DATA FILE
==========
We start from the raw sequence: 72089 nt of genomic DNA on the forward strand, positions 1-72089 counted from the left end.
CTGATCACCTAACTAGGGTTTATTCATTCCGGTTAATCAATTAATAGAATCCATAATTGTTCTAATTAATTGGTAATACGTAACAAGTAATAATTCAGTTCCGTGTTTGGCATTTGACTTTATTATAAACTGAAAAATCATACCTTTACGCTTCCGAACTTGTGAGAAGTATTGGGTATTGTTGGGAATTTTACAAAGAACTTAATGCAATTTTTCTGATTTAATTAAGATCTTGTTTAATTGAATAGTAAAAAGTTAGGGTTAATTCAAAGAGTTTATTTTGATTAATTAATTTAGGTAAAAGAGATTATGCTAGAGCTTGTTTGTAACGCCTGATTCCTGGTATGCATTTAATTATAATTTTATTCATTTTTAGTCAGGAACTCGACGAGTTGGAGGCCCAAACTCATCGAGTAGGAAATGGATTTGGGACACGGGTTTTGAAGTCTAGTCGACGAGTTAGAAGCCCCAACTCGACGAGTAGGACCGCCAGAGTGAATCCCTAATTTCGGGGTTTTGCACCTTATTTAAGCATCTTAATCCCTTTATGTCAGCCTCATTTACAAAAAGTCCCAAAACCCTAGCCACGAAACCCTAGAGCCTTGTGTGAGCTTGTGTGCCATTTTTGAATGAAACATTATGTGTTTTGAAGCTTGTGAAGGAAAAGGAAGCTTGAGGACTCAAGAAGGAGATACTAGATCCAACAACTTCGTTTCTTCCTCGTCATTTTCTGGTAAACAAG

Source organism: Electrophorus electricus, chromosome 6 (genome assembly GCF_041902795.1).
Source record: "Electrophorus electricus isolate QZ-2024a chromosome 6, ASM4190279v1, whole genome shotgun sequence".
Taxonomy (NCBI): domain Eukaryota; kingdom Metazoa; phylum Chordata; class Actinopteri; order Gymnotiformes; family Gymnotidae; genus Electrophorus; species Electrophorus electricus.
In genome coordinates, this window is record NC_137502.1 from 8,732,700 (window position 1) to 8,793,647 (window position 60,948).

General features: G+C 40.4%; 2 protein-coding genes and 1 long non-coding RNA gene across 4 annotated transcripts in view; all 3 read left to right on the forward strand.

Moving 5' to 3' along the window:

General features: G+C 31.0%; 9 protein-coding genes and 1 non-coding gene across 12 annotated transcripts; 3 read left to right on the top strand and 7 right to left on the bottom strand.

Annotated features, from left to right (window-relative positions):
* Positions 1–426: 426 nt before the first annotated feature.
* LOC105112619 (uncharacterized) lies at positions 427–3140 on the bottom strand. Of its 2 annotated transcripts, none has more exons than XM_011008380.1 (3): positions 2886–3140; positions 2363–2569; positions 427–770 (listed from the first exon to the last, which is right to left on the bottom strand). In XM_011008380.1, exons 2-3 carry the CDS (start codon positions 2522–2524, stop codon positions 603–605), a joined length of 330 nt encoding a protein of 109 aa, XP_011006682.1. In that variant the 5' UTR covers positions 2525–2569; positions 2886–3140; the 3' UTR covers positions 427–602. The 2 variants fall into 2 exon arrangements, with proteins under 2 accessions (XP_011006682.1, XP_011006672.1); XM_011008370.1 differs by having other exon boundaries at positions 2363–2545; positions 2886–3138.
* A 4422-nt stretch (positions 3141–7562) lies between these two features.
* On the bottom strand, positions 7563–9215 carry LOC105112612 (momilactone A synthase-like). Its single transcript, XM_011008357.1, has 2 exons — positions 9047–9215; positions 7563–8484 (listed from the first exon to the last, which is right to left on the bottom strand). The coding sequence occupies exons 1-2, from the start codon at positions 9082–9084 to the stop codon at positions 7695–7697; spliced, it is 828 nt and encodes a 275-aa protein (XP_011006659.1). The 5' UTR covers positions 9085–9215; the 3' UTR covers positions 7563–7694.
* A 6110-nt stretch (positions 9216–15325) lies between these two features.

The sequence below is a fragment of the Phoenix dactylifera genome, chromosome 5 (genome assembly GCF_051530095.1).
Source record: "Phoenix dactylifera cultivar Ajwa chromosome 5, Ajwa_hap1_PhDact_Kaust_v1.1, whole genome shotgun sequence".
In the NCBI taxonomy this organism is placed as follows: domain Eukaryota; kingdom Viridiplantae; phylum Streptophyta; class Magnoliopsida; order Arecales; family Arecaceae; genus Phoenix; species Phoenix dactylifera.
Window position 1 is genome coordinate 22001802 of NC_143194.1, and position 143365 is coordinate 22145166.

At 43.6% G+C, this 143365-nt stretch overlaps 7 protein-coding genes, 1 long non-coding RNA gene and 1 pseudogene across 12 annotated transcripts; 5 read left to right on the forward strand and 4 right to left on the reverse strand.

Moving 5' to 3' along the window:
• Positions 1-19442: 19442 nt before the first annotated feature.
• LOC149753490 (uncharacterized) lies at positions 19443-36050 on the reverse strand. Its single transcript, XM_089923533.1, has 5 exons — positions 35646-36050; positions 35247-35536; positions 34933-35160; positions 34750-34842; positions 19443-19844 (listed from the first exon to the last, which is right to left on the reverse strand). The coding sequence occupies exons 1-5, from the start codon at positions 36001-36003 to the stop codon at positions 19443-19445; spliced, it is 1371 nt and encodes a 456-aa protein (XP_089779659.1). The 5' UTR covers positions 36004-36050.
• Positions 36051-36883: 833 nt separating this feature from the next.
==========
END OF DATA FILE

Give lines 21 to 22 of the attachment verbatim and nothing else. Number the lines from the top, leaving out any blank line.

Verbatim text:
Moving 5' to 3' along the window:
• Positions 1-19442: 19442 nt before the first annotated feature.